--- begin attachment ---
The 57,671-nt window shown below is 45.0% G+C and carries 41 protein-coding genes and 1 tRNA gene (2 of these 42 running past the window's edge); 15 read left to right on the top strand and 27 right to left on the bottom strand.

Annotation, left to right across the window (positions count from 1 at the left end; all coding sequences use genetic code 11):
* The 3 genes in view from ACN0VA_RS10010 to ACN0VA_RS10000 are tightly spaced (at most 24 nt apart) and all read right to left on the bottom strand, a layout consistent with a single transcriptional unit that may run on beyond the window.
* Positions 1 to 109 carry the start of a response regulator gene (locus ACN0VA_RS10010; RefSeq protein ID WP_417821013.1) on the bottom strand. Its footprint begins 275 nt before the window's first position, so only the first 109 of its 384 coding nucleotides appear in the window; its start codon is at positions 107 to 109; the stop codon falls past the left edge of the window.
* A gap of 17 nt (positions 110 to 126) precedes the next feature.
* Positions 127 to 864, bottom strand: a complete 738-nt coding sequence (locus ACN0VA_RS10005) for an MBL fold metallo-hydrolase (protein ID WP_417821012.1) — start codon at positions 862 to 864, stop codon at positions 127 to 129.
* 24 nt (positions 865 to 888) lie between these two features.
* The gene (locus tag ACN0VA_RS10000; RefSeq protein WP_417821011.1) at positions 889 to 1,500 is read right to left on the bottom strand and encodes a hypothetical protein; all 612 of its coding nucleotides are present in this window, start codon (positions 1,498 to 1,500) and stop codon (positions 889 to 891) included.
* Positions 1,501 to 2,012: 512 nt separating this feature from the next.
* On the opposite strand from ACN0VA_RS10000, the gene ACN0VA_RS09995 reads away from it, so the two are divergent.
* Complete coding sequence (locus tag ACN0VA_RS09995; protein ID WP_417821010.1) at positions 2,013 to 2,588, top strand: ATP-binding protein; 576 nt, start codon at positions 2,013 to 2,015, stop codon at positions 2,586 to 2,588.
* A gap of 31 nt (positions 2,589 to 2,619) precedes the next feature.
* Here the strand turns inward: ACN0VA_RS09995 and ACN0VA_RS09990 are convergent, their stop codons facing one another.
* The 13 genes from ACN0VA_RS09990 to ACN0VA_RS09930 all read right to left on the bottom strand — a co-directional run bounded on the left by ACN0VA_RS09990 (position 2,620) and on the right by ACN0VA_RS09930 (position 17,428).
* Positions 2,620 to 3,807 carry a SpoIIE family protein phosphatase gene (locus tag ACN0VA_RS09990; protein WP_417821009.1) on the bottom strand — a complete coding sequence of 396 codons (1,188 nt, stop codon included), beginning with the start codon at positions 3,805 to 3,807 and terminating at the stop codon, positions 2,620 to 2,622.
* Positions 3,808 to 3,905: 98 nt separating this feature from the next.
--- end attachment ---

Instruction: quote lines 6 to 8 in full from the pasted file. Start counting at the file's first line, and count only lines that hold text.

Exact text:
* Positions 127 to 864, bottom strand: a complete 738-nt coding sequence (locus ACN0VA_RS10005) for an MBL fold metallo-hydrolase (protein ID WP_417821012.1) — start codon at positions 862 to 864, stop codon at positions 127 to 129.
* 24 nt (positions 865 to 888) lie between these two features.
* The gene (locus tag ACN0VA_RS10000; RefSeq protein WP_417821011.1) at positions 889 to 1,500 is read right to left on the bottom strand and encodes a hypothetical protein; all 612 of its coding nucleotides are present in this window, start codon (positions 1,498 to 1,500) and stop codon (positions 889 to 891) included.